Research & Education

How Nettle May Support a Healthy Histamine Response

Seasonal allergic rhinitis, often simply referred to as seasonal allergies, has an estimated prevalence of 14% in US adults and 13% in US children. Symptoms typically include nasal congestion, sneezing, runny nose, and itching. It is an immunoglobulin E (IgE) antibody-mediated, inflammatory condition typically triggered by allergens, such as pollens. As part of the immune response to allergens, Th2 cells release interleukin-4 to stimulate B cells into producing IgE. The IgE attaches to basophils and mast cells so they are sensitized to the allergens. Upon exposure to the allergen, these cells degranulate and release mediators, including histamine and prostaglandin. Histamine, prostaglandins, and other mediators trigger an inflammatory response. 

There are many traditional remedies under investigation for their potential benefit in supporting seasonal allergies. Nettle is one such herb with the potential of supporting a healthy immune response to allergens and promoting a healthy inflammatory response.* Nettle contains many potentially beneficial compounds, such as adenine, nicotinamide, synephrine, and osthole, which may have anti-inflammatory and anti-allergenic properties. The compounds in nettle may promote a healthy inflammatory response by inhibiting cyclooxygenase-2 expression and the release of inflammatory cytokines and chemokines.* Nettle may also block histamine production and release and hinder mast cell degranulation to support a healthy immune response to allergens.*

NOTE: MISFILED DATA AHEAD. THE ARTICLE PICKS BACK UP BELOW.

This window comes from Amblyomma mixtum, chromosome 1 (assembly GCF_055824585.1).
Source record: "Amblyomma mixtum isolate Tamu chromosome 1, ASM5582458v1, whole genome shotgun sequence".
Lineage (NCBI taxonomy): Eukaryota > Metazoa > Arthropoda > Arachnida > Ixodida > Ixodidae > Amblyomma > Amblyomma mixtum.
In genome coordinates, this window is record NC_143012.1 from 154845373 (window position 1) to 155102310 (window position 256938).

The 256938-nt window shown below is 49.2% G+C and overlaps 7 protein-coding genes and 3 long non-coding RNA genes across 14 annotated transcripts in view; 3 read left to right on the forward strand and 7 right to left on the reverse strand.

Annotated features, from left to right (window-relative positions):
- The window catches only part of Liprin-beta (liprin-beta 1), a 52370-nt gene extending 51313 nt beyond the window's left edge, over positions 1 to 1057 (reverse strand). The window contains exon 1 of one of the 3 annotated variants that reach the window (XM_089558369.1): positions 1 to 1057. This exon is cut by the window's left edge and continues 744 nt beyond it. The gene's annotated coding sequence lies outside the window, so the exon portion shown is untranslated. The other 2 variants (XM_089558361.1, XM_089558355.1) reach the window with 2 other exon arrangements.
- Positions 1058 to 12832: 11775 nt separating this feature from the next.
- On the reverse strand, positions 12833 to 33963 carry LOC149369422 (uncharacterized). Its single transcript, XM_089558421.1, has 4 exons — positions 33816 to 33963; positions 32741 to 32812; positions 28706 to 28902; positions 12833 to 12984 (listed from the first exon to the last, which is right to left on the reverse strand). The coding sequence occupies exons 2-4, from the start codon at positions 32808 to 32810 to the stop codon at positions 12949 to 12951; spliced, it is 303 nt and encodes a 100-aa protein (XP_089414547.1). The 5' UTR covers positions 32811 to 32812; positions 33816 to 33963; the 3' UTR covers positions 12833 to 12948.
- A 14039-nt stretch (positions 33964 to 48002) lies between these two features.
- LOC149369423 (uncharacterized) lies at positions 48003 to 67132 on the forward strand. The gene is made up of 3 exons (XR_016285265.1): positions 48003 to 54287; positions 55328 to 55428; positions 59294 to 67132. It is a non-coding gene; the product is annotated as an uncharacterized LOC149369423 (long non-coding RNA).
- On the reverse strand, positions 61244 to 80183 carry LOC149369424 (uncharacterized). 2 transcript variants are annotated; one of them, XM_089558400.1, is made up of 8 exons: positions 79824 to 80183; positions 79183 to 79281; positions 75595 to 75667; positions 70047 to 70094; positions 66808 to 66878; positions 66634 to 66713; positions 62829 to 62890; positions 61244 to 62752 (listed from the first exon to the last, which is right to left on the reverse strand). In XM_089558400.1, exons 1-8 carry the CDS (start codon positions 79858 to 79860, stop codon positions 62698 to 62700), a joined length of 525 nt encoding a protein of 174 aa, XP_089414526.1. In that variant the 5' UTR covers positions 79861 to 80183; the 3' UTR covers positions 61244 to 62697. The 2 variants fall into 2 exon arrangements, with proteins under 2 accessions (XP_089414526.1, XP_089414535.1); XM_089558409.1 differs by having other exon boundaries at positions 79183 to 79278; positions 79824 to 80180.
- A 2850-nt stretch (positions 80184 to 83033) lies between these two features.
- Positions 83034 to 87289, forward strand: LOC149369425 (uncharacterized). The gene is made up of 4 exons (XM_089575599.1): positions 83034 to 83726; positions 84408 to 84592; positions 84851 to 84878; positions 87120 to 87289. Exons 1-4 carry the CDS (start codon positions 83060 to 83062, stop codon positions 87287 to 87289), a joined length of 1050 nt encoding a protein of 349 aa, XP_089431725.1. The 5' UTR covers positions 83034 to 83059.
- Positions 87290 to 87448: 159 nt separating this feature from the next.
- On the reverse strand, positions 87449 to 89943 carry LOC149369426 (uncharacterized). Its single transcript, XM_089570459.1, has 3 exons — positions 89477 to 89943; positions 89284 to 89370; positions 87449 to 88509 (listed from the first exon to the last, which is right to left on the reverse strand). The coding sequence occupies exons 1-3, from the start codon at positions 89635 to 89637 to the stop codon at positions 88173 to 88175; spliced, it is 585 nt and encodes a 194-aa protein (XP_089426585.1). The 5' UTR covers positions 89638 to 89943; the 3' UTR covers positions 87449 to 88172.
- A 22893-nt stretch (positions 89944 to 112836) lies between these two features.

In an animal study, researchers tested the efficacy of nettle extract on a rat model of allergy-associated asthma. The researchers used ovalbumin from chicken egg, a common allergen used in studies to induce allergic inflammation, including pulmonary inflammation associated with asthma. In this study, the rats were sensitized to ovalbumin from birth to day 14. Then, they underwent an ovalbumin challenge on days 21, 22, and 23. The group that received 1.5 g/kg per day had a reduction in pulmonary inflammation and lipid peroxidation. The nettle extract also significantly inhibited increases in eosinophils, leukocytes, and lymphocytes.   

In a clinical study, nettle demonstrated potential as adjunct therapy with standard therapy for allergic rhinitis. In this study, 40 patients with allergic rhinitis took either 150 mg of nettle or a placebo for 1 month. Those taking nettle had a significant reduction in the mean nasal smear eosinophil count and improvement in clinical symptoms. 

Studies have demonstrated the potential for nettle to support seasonal allergies.* The compounds in this herb support a healthy inflammatory response.* More research is required to elucidate the specifics of nettle’s impact on seasonal allergies, but current literature demonstrates promising results.

By Kendra Whitmire, MS, CNS